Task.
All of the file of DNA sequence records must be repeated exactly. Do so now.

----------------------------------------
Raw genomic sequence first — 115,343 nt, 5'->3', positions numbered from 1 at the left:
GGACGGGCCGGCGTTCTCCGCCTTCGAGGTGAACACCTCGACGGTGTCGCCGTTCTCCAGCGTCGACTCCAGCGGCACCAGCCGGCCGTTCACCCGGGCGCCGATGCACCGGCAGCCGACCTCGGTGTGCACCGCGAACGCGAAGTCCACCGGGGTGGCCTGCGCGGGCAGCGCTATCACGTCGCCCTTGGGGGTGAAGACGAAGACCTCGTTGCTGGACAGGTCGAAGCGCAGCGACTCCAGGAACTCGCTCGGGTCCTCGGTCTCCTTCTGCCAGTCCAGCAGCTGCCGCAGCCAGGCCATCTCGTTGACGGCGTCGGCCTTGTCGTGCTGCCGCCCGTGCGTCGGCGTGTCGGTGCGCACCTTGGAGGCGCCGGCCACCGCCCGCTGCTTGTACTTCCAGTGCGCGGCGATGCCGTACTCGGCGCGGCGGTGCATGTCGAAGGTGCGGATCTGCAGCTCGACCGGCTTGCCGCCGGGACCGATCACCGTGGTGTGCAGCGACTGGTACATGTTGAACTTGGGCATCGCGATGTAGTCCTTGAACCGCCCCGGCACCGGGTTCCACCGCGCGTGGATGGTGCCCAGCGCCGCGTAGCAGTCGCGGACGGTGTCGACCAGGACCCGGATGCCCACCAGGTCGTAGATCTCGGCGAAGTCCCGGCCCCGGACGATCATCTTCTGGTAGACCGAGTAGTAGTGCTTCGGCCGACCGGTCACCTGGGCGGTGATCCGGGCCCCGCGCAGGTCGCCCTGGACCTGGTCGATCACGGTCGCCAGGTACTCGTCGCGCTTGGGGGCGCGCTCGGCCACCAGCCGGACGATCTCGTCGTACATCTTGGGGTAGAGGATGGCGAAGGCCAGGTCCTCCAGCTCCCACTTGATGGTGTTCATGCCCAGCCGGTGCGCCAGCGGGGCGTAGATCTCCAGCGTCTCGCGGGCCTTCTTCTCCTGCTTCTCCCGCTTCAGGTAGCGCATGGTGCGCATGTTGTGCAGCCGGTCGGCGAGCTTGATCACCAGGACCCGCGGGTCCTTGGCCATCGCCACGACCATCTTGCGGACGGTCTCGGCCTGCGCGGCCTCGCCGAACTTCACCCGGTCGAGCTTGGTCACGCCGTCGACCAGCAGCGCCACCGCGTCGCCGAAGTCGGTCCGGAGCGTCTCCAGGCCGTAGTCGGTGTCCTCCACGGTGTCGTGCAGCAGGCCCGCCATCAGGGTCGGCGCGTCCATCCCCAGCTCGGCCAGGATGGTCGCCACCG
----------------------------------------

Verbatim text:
Raw genomic sequence first — 115,343 nt, 5'->3', positions numbered from 1 at the left:
GGACGGGCCGGCGTTCTCCGCCTTCGAGGTGAACACCTCGACGGTGTCGCCGTTCTCCAGCGTCGACTCCAGCGGCACCAGCCGGCCGTTCACCCGGGCGCCGATGCACCGGCAGCCGACCTCGGTGTGCACCGCGAACGCGAAGTCCACCGGGGTGGCCTGCGCGGGCAGCGCTATCACGTCGCCCTTGGGGGTGAAGACGAAGACCTCGTTGCTGGACAGGTCGAAGCGCAGCGACTCCAGGAACTCGCTCGGGTCCTCGGTCTCCTTCTGCCAGTCCAGCAGCTGCCGCAGCCAGGCCATCTCGTTGACGGCGTCGGCCTTGTCGTGCTGCCGCCCGTGCGTCGGCGTGTCGGTGCGCACCTTGGAGGCGCCGGCCACCGCCCGCTGCTTGTACTTCCAGTGCGCGGCGATGCCGTACTCGGCGCGGCGGTGCATGTCGAAGGTGCGGATCTGCAGCTCGACCGGCTTGCCGCCGGGACCGATCACCGTGGTGTGCAGCGACTGGTACATGTTGAACTTGGGCATCGCGATGTAGTCCTTGAACCGCCCCGGCACCGGGTTCCACCGCGCGTGGATGGTGCCCAGCGCCGCGTAGCAGTCGCGGACGGTGTCGACCAGGACCCGGATGCCCACCAGGTCGTAGATCTCGGCGAAGTCCCGGCCCCGGACGATCATCTTCTGGTAGACCGAGTAGTAGTGCTTCGGCCGACCGGTCACCTGGGCGGTGATCCGGGCCCCGCGCAGGTCGCCCTGGACCTGGTCGATCACGGTCGCCAGGTACTCGTCGCGCTTGGGGGCGCGCTCGGCCACCAGCCGGACGATCTCGTCGTACATCTTGGGGTAGAGGATGGCGAAGGCCAGGTCCTCCAGCTCCCACTTGATGGTGTTCATGCCCAGCCGGTGCGCCAGCGGGGCGTAGATCTCCAGCGTCTCGCGGGCCTTCTTCTCCTGCTTCTCCCGCTTCAGGTAGCGCATGGTGCGCATGTTGTGCAGCCGGTCGGCGAGCTTGATCACCAGGACCCGCGGGTCCTTGGCCATCGCCACGACCATCTTGCGGACGGTCTCGGCCTGCGCGGCCTCGCCGAACTTCACCCGGTCGAGCTTGGTCACGCCGTCGACCAGCAGCGCCACCGCGTCGCCGAAGTCGGTCCGGAGCGTCTCCAGGCCGTAGTCGGTGTCCTCCACGGTGTCGTGCAGCAGGCCCGCCATCAGGGTCGGCGCGTCCATCCCCAGCTCGGCCAGGATGGTCGCCACCG